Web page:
The new team said it received exploratory permits from the Bulgarian ministries of culture and foreign affairs and limited its Black Sea hunts to parts of that nation’s exclusive economic zone, which covers thousands of square miles and runs up to roughly a mile deep.
Although the team’s official name is the Black Sea Maritime Archaeology Project, or Black Sea MAP, it also hauls up sediments to hunt for clues to how the sea’s rising waters engulfed former land surfaces and human settlements.
Team members listed on its website include the Bulgarian National Institute of Archaeology, the Bulgarian Center for Underwater Archaeology, Sodertorn University in Sweden, and the Hellenic Center for Marine Research in Greece.
The project’s financial backer is the Expedition and Education Foundation, a charity registered in Britain whose benefactors want to remain anonymous, team members said. Dr. Adams of the University of Southampton, the team’s scientific leader, described it as catalyzing an academic-industry partnership on the largest project “of its type ever undertaken.”
Nothing is known publicly about the cost, presumably vast, of the Black Sea explorations, which are to run for three years. The endeavor began last year with a large Greek ship doing a preliminary survey. This year, the main vessel was the Stril Explorer, a British-flagged ship bearing a helicopter landing pad that usually services the undersea pipes and structures of the offshore oil industry.
Instead, archaeologists on the ship lowered its sophisticated robots to hunt for ancient shipwrecks and lost history.
In an interview, Dr. Pacheco-Ruiz of the University of Southampton said he was watching the monitors late one night in September when the undersea robot lit up a large wreck in a high state of preservation.
“I was speechless,” he recalled. “When I saw the ropes, I couldn’t believe my eyes. I still can’t.”
Dr. Pacheco-Ruiz said the vessel hailed from the Ottoman Empire, whose capital was Constantinople (today Istanbul), and most likely went down sometime between the 17th and 19th centuries. He said the team nicknamed it “Flower of the Black Sea” because its deck bears ornate carvings, including two large posts with tops that form petals.
In an interview, Dr. Batchvarov of the University of Connecticut said most of the discoveries date to the Ottoman era. So it was that, late one night, during his shift, he assumed that a new wreck coming into view would be more of the same.
“Then I saw a quarter rudder,” he recalled, referring to a kind of large steering oar on a ship’s side. It implied the wreck was much older. Then another appeared. Quickly, he had the expedition’s leader, Dr. Adams, awakened.
“He came immediately,” Dr. Batchvarov recalled. “We looked at each other like two little boys in a candy shop.”
Dr. Batchvarov said the wreck — the medieval one found more than a half-mile down — was part of a class known by several names, including cocha and “round ship.” The latter name arose from how its ample girth let it carry more cargo and passengers than a warship.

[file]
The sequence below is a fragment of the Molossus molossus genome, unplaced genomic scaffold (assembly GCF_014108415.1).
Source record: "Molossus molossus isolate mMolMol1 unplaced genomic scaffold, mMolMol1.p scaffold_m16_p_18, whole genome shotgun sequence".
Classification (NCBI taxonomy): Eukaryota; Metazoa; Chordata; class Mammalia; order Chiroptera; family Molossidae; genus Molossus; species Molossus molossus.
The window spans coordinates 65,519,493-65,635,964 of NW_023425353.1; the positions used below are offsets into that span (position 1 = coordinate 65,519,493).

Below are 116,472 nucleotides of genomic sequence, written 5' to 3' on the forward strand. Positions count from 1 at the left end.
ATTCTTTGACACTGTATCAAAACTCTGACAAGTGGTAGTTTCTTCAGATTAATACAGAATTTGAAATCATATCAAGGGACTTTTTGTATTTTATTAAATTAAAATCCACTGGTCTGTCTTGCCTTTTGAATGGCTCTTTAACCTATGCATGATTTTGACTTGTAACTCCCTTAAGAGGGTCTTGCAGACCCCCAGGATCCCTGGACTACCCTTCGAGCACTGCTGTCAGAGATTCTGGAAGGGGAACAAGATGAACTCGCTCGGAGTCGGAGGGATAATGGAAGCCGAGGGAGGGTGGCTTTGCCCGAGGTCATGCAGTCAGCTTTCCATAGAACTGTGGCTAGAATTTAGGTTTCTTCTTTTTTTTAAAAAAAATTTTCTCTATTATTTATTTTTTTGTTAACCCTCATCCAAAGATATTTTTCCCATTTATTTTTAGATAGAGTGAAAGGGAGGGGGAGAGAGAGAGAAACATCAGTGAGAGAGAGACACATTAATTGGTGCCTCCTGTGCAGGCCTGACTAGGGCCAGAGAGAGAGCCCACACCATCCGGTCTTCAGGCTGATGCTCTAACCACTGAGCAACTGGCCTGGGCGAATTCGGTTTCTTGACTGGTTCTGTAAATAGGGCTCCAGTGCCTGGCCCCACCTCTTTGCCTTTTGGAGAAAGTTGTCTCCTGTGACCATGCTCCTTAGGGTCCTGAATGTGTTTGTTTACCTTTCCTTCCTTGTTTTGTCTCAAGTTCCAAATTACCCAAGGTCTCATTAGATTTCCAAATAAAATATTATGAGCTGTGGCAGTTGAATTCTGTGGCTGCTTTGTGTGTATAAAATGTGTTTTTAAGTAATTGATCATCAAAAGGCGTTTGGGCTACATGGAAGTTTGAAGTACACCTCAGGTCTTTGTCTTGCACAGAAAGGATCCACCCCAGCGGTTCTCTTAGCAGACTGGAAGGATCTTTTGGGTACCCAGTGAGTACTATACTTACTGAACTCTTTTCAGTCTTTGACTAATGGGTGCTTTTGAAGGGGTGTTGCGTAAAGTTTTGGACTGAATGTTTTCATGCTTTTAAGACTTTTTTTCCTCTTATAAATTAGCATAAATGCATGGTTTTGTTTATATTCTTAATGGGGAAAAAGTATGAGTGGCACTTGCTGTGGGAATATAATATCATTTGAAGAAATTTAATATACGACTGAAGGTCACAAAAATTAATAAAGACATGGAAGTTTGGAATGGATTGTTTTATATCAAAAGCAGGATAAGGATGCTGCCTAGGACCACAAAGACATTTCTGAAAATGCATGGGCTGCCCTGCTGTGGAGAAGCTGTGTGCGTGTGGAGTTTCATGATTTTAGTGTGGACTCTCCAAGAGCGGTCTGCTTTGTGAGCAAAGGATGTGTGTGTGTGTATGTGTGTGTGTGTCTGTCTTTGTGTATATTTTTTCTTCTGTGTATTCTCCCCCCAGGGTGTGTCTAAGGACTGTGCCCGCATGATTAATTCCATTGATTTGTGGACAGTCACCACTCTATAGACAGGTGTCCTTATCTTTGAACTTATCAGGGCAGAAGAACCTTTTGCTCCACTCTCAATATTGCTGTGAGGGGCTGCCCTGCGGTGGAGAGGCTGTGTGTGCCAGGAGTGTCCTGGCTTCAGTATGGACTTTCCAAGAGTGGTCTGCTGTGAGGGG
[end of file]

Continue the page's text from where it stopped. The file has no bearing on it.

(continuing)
Dr. Adams said the remarkable color images of the lost ships derived from a process known as photogrammetry. It combines photography with the careful measurement of distances between objects, letting a computer turn flat images into renderings that seem three-dimensional.
He said tethered robots shot the photographic images with video and still cameras. The distance information, he added, came from advanced sonars, which emit high-pitched sounds that echo through seawater. Their measurements, he said, can range down to less than a millimeter.
A news release from the University of Southampton refers to the images as “digital models.” Their creation, it said, “takes days even with the fastest computers.”
Filmmakers are profiling the Black Sea hunt in a documentary, according to the team’s website.
Another part of the project seeks to share the thrill of discovery with schools and educators. Students are to study on the Black Sea, the website says, or join university scientists in analyzing field samples “to uncover the mysteries of the past.”
The team has said little publicly on whether it plans to excavate the ships — a topic on which nations, academics and treasure hunters have long clashed. Bulgaria is a signatory to the 2001 United Nations convention that outlaws commercial trade in underwater cultural heritage and sets out guidelines on such things as artifact recovery and public display.
Dr. Pacheco-Ruiz said the team had so far discovered and photographed 44 shipwrecks, and that more beckoned.
Which was the most important? Dr. Adams said that for him, a student of early European shipbuilding, the centerpiece was the medieval round ship. He said it evoked Marco Polo and city states like Venice. The ship, he added, incorporated a number of innovations that let it do more than its predecessors had and paved the way for bigger things to come.
“It’s not too much,” he said, “to say that medieval Europe became modern with the help of ships like these.”